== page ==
Lasky's art is perfect for the subject matter - calm on the surface with deep passion underneath. Lasky has the ability to capture subtle body language and facial expressions that communicate worlds of emotion under the reserved surface of the Carter's world. His line is thin but strong -- humble while having great presence. I love his drawings of Sara -- you can see why A.P. fell in love with her. Despite the "fine arts" aspect of the visuals, Lasky never forgets he is working with the traditional language of comics, and so you see things like surprise lines and sweat drops flying from the character's faces. Perhaps Lasky's greatest innovation in the book is his invention of a new, powerful way to portray music graphically. I've read on their blog that Lasky and Young obsessively sought out period details for the book, and -- because of this -- it "feels" right -- a hardfought sense of authenticity prevails.
Frank Young colored the book, in addition to writing it, and his autumnal palette evokes the overall sweet melancholy of the story. Young emphasizes emotional moments with yellows, reds, and even no color at all, and it all works to help draw you into the world of the Carters.
Lastly, I knew almost nothing of the Carter Family before I read this book - and now I feel as if I know them all personally. As I read, my heart went out to both A.P. and Sara for all that they went through -- and for the family and community that bore it all with them. There is the idea that each generation naturally passes on accumulated emotional pain to the next, and this idea may -- perhaps unconsciously -- be at the heart of this book. Somehow, the Carter's music has a magic to transcend this tragic cycle, even if just for the two minutes it takes to make a 78 record. This graphic novel, in both the subject matter and the art of its presentation is a reading experience that I hope will someday not be as singular as it is now -- I wish there were lots more books like this out there.
The excellent artwork evokes the newspaper comics of the time. At some point an annotated edition would be fun!
The storytelling is equally top notch, building the story from chapter to chapter, bringing us close to the people and the songs. The storytelling is flexible, using short chapters that provide vignettes of the Carter Family career, the history of early radio, and American culture and history during those years.
I think this is one of the best books of the year, one of the best books I've read in years - graphic novel or any other kind. It uses the power of the image as flexibly as a good movie.
If you have any affection for or interest in the roots of country music you'll want to read this book, and read it over. Plus the book contains a generous amount of background material - and a CD! The edition looks great. Abrams is to be congratulated.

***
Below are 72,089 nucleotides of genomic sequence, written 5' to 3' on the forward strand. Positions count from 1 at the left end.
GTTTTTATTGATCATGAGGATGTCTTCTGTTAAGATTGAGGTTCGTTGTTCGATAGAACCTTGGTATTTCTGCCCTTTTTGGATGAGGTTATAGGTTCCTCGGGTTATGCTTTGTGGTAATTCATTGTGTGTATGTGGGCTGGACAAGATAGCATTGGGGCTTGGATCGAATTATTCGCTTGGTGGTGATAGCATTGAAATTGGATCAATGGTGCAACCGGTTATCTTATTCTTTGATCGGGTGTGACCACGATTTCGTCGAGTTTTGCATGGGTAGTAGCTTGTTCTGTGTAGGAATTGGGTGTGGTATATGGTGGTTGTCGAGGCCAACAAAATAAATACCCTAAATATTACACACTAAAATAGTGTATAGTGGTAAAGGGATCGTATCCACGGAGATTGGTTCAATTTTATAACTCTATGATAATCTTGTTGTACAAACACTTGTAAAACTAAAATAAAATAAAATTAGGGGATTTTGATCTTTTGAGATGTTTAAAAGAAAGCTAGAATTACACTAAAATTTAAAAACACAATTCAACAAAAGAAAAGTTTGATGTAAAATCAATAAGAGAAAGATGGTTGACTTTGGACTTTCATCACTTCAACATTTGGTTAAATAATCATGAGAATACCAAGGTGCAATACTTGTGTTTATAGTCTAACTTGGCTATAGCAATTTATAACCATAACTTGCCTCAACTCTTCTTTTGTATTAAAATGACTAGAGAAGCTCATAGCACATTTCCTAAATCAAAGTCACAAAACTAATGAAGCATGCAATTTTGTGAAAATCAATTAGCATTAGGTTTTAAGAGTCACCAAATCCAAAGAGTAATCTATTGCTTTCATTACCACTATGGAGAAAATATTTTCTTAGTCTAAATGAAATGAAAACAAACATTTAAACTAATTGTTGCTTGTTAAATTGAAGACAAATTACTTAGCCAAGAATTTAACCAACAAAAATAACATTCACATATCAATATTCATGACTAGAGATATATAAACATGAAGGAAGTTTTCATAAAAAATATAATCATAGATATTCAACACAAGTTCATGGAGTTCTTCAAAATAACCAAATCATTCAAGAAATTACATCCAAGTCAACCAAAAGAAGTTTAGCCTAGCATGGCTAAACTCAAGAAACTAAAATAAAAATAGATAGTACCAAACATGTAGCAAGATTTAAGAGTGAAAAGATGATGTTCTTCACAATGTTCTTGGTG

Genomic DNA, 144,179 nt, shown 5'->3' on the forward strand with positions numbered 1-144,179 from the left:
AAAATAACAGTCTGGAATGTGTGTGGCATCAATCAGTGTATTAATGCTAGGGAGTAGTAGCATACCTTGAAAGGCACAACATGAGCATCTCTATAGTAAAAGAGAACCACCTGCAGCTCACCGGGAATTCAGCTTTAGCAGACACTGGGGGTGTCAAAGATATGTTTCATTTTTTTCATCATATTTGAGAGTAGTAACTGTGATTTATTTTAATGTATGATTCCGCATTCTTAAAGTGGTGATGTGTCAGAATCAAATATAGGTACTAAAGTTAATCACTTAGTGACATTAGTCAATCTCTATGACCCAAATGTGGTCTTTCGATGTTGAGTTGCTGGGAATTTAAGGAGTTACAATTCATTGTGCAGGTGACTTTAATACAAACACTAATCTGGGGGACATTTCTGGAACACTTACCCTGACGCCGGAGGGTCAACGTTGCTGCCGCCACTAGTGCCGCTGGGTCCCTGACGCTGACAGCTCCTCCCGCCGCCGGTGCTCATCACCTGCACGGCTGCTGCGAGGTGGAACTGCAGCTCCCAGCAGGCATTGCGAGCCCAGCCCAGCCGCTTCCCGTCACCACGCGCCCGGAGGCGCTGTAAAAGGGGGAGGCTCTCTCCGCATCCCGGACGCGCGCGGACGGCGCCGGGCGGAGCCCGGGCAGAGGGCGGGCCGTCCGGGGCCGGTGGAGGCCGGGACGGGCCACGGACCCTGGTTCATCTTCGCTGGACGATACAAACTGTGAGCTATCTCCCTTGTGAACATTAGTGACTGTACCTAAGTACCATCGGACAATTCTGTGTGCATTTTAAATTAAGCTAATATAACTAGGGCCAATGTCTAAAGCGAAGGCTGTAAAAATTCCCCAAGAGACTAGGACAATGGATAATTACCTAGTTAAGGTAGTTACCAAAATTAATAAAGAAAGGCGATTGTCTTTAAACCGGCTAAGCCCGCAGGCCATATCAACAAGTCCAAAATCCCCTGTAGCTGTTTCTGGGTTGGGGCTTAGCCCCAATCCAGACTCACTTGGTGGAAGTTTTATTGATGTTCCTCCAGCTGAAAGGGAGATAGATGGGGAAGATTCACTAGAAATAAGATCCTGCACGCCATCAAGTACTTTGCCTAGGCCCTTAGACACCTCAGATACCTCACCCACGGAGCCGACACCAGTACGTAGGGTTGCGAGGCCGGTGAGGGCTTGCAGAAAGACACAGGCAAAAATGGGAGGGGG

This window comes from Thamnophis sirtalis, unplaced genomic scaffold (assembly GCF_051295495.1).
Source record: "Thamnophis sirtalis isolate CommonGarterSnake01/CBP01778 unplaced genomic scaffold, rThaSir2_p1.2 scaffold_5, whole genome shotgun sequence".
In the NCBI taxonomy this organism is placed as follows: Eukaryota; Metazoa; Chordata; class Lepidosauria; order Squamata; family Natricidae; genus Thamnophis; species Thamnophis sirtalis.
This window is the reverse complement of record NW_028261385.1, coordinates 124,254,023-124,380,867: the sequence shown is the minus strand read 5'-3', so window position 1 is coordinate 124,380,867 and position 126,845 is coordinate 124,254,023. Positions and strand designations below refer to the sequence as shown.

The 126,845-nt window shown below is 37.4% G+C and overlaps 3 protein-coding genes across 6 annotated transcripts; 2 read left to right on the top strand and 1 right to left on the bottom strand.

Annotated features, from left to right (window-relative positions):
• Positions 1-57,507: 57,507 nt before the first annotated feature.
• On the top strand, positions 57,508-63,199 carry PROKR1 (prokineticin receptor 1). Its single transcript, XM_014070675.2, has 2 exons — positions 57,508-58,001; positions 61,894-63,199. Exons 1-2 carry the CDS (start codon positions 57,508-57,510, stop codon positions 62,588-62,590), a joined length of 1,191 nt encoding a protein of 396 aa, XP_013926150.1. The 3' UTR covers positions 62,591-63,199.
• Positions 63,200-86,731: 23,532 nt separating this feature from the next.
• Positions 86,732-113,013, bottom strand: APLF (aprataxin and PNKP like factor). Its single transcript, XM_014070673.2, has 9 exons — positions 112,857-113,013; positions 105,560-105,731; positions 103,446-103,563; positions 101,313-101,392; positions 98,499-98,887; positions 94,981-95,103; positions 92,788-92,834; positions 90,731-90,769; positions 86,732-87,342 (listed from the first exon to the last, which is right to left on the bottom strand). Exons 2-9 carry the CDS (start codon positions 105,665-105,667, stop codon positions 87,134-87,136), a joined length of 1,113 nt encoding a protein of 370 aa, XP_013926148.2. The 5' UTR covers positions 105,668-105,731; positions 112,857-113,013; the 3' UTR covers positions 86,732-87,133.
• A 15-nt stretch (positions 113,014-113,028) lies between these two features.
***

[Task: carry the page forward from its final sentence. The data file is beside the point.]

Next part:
It seems it took a number of years to bring this to print. Yet there is no faltering. This is a powerful and sustained book.
It uses storytelling techniques inspired by the early comic strips to create something that's more fragmented - and truer to life - than a script for a streamlined Hollywood bio-pic would be.
The artwork by David Lasky is quite beautiful. It's clearly somewhat inspired by master cartoonist Robert Crumb's much lauded strips about early blues musicians. But unlike Crumb's short strips this book has the feel and scope of a real novel.
The coloring is beautiful too. Apparently it was mostly done by Frank M. Young - he's the guy who wrote the book - so he's clearly a man of both visual and linguistic talents. It would have been easy to create a faded (and perhaps somewhat boring) retro-look by using mostly low-key brown and yellow colors. But the varied colors used create a variety of moods for the different chapters - yet in the end it all DOES add up to something that looks faded and 'retro' - but not boring at all.
You don't need to be a Carter Family fan to enjoy this book - it tells an engaging and human story. But perhaps it helps if you're interested in American popular culture, or is a fan of some of all the haunting and compelling musical artists that have followed in the trail of the Carters... Hank Williams, Johnny Cash, Dylan, Neil Young, Emmylou Harris, Nick Cave, Bonnie Prince Billy.... or scores of country and folk artists.
This feels like it could have been 'The Graphic Novel of the Year' any year that Chris Ware hadn't released his acclaimed magnum opus "Building Stories". Oh well, this will have to be the more modest and accessible - and maybe less depressing - runner-up.